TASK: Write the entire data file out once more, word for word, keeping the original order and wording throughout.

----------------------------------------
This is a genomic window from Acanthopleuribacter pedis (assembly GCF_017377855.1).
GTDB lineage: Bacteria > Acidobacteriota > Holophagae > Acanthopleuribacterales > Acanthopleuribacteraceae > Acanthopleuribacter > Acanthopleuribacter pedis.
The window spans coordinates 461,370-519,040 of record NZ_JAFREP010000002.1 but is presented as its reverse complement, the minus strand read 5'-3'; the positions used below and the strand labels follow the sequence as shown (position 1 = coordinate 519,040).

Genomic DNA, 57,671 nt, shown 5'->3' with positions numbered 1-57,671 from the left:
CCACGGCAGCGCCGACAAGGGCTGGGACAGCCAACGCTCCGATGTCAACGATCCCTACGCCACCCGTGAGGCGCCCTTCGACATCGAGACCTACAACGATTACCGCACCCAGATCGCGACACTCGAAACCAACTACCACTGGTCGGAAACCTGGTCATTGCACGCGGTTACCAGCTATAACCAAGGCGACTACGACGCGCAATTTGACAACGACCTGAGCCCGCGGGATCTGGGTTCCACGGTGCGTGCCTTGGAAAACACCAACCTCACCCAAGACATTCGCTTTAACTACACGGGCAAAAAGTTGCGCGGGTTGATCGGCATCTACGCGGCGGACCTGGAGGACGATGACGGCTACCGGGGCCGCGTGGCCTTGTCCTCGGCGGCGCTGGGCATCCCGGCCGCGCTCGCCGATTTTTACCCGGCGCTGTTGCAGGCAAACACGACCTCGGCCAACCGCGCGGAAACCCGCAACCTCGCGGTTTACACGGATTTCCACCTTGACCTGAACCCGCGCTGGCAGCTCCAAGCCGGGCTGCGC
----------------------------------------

This is a genomic window from Acanthopleuribacter pedis (assembly GCF_017377855.1).
GTDB lineage: Bacteria > Acidobacteriota > Holophagae > Acanthopleuribacterales > Acanthopleuribacteraceae > Acanthopleuribacter > Acanthopleuribacter pedis.
The window spans coordinates 461,370-519,040 of record NZ_JAFREP010000002.1 but is presented as its reverse complement, the minus strand read 5'-3'; the positions used below and the strand labels follow the sequence as shown (position 1 = coordinate 519,040).

Genomic DNA, 57,671 nt, shown 5'->3' with positions numbered 1-57,671 from the left:
CCACGGCAGCGCCGACAAGGGCTGGGACAGCCAACGCTCCGATGTCAACGATCCCTACGCCACCCGTGAGGCGCCCTTCGACATCGAGACCTACAACGATTACCGCACCCAGATCGCGACACTCGAAACCAACTACCACTGGTCGGAAACCTGGTCATTGCACGCGGTTACCAGCTATAACCAAGGCGACTACGACGCGCAATTTGACAACGACCTGAGCCCGCGGGATCTGGGTTCCACGGTGCGTGCCTTGGAAAACACCAACCTCACCCAAGACATTCGCTTTAACTACACGGGCAAAAAGTTGCGCGGGTTGATCGGCATCTACGCGGCGGACCTGGAGGACGATGACGGCTACCGGGGCCGCGTGGCCTTGTCCTCGGCGGCGCTGGGCATCCCGGCCGCGCTCGCCGATTTTTACCCGGCGCTGTTGCAGGCAAACACGACCTCGGCCAACCGCGCGGAAACCCGCAACCTCGCGGTTTACACGGATTTCCACCTTGACCTGAACCCGCGCTGGCAGCTCCAAGCCGGGCTGCGC